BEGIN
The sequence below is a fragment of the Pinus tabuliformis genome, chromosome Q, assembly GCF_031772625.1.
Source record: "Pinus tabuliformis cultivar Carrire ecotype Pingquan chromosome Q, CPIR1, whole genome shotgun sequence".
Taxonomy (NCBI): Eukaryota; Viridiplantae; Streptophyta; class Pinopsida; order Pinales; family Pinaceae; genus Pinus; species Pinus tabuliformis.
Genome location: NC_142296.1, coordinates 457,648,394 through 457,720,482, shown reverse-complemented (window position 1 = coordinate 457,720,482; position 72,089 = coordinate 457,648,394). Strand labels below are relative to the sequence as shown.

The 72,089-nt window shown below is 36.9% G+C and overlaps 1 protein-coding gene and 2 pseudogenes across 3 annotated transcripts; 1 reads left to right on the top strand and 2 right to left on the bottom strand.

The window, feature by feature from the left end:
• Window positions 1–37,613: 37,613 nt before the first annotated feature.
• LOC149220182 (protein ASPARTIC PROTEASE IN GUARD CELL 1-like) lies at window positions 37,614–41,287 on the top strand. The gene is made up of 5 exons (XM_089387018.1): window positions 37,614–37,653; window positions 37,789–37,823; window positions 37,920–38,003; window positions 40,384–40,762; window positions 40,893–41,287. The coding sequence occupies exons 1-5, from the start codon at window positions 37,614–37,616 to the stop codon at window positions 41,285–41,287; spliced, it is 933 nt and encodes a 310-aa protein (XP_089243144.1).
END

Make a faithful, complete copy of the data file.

The sequence below is a fragment of the Pinus tabuliformis genome, chromosome Q, assembly GCF_031772625.1.
Source record: "Pinus tabuliformis cultivar Carrire ecotype Pingquan chromosome Q, CPIR1, whole genome shotgun sequence".
Taxonomy (NCBI): Eukaryota; Viridiplantae; Streptophyta; class Pinopsida; order Pinales; family Pinaceae; genus Pinus; species Pinus tabuliformis.
Genome location: NC_142296.1, coordinates 457,648,394 through 457,720,482, shown reverse-complemented (window position 1 = coordinate 457,720,482; position 72,089 = coordinate 457,648,394). Strand labels below are relative to the sequence as shown.

The 72,089-nt window shown below is 36.9% G+C and overlaps 1 protein-coding gene and 2 pseudogenes across 3 annotated transcripts; 1 reads left to right on the top strand and 2 right to left on the bottom strand.

The window, feature by feature from the left end:
• Window positions 1–37,613: 37,613 nt before the first annotated feature.
• LOC149220182 (protein ASPARTIC PROTEASE IN GUARD CELL 1-like) lies at window positions 37,614–41,287 on the top strand. The gene is made up of 5 exons (XM_089387018.1): window positions 37,614–37,653; window positions 37,789–37,823; window positions 37,920–38,003; window positions 40,384–40,762; window positions 40,893–41,287. The coding sequence occupies exons 1-5, from the start codon at window positions 37,614–37,616 to the stop codon at window positions 41,285–41,287; spliced, it is 933 nt and encodes a 310-aa protein (XP_089243144.1).